At the close of the war of 1812 the Rev. John Beatty and Julius House, then living in Connecticut, formed a colony of twelve families. Late in the fall of ’15 they arrived in Erie county and selected their farms in Perkins township on the sand ridge now leading from Bogarts to Bloomingville, then an Indian trail. Each family built his own campfire and slept in their wagons while building their one story log cabins. The country being new, they were surrounded by wild beasts and savage tribes. These cabins were built without boards, nails or glass. During the winter of ’15 they organized the first M.E. church on the Firelands, John Beatty being a local preacher and Julius House an exhorter. Mr. House was chosen class leader, which office he held for more than fifty years. The number of members was about fifteen. At a meeting in ’36 there was 108 added to their number. This society has prospered for the last seventy five years under such preachers as the Rev. John H. Powers, Wm. Runnells, John Rellam, Adam Poe, Rev. T.B. Gurley, Sawyer, Dunn, McMahon, Mitchell, Barkdull, Breckenridge, Broadwell, Thompson and a host of others.

The Rev. James Gray has been returned for the second year to Perkins for to persuade the people to come out to church and receive the blessings reserved for them. These old pioneers, fathers and mothers, went to work, fenced and cleared their land, plowed the ground, set out several apple orchards which grew and thrived and in a few years furnished apples and cider not only for the neighborhood but also for Sandusky.

In a few years those old log cabins were removed, frame buildings took the place of the old ones, barns and outhouses were erected, rail fences torn down and picket and board fences became the fashion of the day. These old pioneer fathers went to work, toiled hard early and late for more than half a century, then they one by one passed away, leaving their homes to their children and grand children.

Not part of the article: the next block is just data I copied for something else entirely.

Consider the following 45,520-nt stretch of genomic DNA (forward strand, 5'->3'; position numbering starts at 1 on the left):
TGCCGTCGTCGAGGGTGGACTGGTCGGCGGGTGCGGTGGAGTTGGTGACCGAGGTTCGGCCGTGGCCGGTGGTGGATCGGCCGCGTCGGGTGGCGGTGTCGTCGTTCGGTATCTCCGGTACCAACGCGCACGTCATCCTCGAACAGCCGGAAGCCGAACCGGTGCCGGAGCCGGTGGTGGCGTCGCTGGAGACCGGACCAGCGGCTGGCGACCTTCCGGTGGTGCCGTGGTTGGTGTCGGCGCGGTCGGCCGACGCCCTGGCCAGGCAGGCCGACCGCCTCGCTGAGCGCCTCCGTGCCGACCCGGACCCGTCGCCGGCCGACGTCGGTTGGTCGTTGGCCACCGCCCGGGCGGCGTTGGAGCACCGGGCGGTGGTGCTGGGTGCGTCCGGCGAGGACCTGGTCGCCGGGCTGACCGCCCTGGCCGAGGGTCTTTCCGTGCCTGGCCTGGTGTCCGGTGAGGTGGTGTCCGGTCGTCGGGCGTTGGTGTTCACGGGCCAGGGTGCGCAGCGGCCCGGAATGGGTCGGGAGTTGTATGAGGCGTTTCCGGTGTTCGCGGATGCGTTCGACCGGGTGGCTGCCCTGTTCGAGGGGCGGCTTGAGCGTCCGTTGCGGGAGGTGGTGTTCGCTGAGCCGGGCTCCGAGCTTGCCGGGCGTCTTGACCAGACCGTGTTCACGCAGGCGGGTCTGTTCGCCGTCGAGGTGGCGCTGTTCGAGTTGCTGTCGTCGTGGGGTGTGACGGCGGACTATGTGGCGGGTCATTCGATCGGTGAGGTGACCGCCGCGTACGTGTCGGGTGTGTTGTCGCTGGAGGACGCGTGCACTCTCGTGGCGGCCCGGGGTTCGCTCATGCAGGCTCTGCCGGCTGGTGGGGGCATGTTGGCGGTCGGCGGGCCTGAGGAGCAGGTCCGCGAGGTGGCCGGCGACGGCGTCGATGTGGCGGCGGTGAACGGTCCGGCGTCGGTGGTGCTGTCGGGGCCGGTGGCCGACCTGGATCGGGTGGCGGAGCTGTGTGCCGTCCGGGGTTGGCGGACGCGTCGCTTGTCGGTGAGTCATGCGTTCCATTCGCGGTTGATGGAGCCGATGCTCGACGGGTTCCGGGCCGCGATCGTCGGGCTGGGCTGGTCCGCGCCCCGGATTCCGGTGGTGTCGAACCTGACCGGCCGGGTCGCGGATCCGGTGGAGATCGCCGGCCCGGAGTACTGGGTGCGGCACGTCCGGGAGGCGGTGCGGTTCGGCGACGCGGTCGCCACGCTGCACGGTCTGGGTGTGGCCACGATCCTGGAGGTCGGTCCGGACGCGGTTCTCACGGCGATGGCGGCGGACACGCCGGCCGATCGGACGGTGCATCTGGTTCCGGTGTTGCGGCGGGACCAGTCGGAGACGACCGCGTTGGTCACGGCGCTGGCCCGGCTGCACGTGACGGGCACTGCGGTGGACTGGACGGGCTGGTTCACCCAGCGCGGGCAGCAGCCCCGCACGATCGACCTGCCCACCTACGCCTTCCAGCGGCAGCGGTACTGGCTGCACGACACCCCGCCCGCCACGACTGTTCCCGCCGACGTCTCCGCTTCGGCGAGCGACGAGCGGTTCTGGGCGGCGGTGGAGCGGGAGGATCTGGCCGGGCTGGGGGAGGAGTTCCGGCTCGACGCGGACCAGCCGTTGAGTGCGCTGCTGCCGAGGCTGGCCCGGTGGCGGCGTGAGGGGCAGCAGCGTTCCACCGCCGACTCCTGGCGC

There are today six of those children living who came with their parents to Perkins seventy-five years ago: Mr. Stuart Bell, of Sandusky; Mrs. Susan O. Monnett, of Norwalk; Mrs. Riley, of Avery; Mrs. Green, of Perkins; Ellery Taylor and Lindsley House, were all children when they arrived here.

The new generation that has sprung up was not satisfied with those old pioneer orchards because they were old fashioned and somewhat infirm with age, so they have all been cut down and cleaned away.

Mr. T.B. Taylor, grandson of Jessie Taylor, now occupies his grandfather’s old homestead of seventy-five years. A magnificent mansion has just risen on the sight of the old cottage by Mr. Taylor. It is built in the latest French style, its windows filled with French cut glass, while those of the hall are Chinese glass. The building fronts the road and is built with its hip roof, its stack chimneys and surmounted spires; it is roofed with slate and painted in the latest style of the nineteenth century. The driveway leading from the road to the stable curves to the east parlor door, then passes through a beautiful potochere, a French name, and is a very convenient part of he house. The way is covered with slate and pebble stones; the sidewalk leading from the gate to the house is laid with long square flag stones imported from some foreign port. Shrubbery occupies the yard, while in front of the house stands a beautiful row of maples. The old barn has been removed a little back and a magnificent one erected on the site of the old one, with its surmounted cupola and spire; it is painted red and tipped with white. Thrift and fashion have removed the old land marks by Mr. Taylor and introduced a new era into the shady paradise of the past.

Mr. Taylor and family are now comfortably settled in their new home and the well arrainged furniture shows the taste of Mr. and Mrs. Taylor.

There was one of these old pioneers’ apple trees standing in the door yard which had escaped the notice of hte woodman’s axe.

Sandusky Daily Register (Sandusky, Ohio) Dec 29, 1890

See previous post The Pioneer Apple Tree HERE

Sudden Death

Mr. Charles L.* Bell, well known in Sandusky, died suddenly of appoplexy at his home on King avenue in Columbus on Saturday morning, July 6. Mr. Bell was in the sixtieth year of his age, eldest son of Mr. Stewart E. Bell and brother of Mrs. Arthur Phinney, of this city.

Sandusky Register (Sandusky, Ohio) Jul 9, 1895

*(probably should be Charles Stuart/Stewart Bell)